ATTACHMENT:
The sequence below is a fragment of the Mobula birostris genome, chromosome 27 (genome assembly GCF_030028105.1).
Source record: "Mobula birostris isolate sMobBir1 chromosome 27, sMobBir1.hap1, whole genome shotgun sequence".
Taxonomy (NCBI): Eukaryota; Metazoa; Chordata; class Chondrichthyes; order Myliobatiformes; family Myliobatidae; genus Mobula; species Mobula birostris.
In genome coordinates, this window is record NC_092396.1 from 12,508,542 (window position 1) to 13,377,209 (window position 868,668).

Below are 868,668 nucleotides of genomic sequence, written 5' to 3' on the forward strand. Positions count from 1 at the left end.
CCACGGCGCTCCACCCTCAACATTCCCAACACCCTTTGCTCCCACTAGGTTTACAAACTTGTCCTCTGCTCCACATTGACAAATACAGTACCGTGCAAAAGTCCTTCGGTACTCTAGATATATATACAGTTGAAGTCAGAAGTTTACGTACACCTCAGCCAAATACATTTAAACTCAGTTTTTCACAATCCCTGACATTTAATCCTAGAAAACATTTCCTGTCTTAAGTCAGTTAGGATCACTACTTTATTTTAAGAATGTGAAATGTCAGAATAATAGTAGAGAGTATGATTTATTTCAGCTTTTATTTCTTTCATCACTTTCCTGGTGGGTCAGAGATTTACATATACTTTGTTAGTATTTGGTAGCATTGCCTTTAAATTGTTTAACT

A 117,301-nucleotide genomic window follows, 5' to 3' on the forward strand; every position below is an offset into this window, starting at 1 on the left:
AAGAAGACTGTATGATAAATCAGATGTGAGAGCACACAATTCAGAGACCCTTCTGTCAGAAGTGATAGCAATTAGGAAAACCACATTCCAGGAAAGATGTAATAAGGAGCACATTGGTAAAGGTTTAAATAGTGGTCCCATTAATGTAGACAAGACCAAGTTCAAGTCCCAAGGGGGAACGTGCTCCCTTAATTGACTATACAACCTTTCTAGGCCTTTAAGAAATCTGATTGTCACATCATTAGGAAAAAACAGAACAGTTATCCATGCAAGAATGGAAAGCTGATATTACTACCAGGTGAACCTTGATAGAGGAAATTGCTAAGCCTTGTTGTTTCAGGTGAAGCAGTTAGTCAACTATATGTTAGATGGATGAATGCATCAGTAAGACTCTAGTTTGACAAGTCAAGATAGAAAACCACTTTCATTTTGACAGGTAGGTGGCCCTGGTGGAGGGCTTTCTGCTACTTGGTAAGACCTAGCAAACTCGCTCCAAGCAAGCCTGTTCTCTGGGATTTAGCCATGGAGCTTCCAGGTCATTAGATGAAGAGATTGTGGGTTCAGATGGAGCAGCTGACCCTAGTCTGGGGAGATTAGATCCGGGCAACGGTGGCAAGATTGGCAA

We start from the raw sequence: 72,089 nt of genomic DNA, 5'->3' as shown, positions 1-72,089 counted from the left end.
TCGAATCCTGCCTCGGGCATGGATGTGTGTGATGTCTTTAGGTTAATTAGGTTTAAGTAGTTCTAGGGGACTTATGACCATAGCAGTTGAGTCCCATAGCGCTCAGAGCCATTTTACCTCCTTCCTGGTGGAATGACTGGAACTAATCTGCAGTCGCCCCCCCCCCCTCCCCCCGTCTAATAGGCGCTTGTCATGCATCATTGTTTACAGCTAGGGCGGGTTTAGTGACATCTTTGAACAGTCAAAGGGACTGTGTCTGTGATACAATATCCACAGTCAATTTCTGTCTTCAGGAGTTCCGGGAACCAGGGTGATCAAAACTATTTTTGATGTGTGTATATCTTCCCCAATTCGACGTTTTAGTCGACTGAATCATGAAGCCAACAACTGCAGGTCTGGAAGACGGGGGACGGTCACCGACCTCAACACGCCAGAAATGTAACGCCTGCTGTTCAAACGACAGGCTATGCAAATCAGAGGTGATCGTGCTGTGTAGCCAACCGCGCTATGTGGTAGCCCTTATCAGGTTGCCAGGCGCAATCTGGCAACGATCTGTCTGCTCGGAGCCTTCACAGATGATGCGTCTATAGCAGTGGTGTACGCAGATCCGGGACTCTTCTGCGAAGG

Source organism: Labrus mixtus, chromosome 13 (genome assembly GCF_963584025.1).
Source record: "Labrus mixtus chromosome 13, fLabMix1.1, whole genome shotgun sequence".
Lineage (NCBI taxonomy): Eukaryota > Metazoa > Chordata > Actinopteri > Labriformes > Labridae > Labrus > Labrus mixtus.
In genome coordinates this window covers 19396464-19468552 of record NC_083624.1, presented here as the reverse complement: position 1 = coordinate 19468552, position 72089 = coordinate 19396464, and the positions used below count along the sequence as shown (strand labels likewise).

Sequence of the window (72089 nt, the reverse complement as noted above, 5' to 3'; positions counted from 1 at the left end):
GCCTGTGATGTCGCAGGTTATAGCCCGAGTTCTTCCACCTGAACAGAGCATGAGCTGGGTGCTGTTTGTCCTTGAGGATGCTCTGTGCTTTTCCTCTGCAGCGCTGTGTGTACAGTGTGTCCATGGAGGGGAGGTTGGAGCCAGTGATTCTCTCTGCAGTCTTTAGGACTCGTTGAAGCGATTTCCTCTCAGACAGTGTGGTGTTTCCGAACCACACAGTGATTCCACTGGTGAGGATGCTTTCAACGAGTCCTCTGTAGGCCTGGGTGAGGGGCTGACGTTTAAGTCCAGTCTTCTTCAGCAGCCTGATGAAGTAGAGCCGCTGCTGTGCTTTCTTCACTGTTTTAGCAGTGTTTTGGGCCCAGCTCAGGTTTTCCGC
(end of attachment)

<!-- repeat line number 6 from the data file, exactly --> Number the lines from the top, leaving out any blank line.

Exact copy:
CCACGGCGCTCCACCCTCAACATTCCCAACACCCTTTGCTCCCACTAGGTTTACAAACTTGTCCTCTGCTCCACATTGACAAATACAGTACCGTGCAAAAGTCCTTCGGTACTCTAGATATATATACAGTTGAAGTCAGAAGTTTACGTACACCTCAGCCAAATACATTTAAACTCAGTTTTTCACAATCCCTGACATTTAATCCTAGAAAACATTTCCTGTCTTAAGTCAGTTAGGATCACTACTTTATTTTAAGAATGTGAAATGTCAGAATAATAGTAGAGAGTATGATTTATTTCAGCTTTTATTTCTTTCATCACTTTCCTGGTGGGTCAGAGATTTACATATACTTTGTTAGTATTTGGTAGCATTGCCTTTAAATTGTTTAACT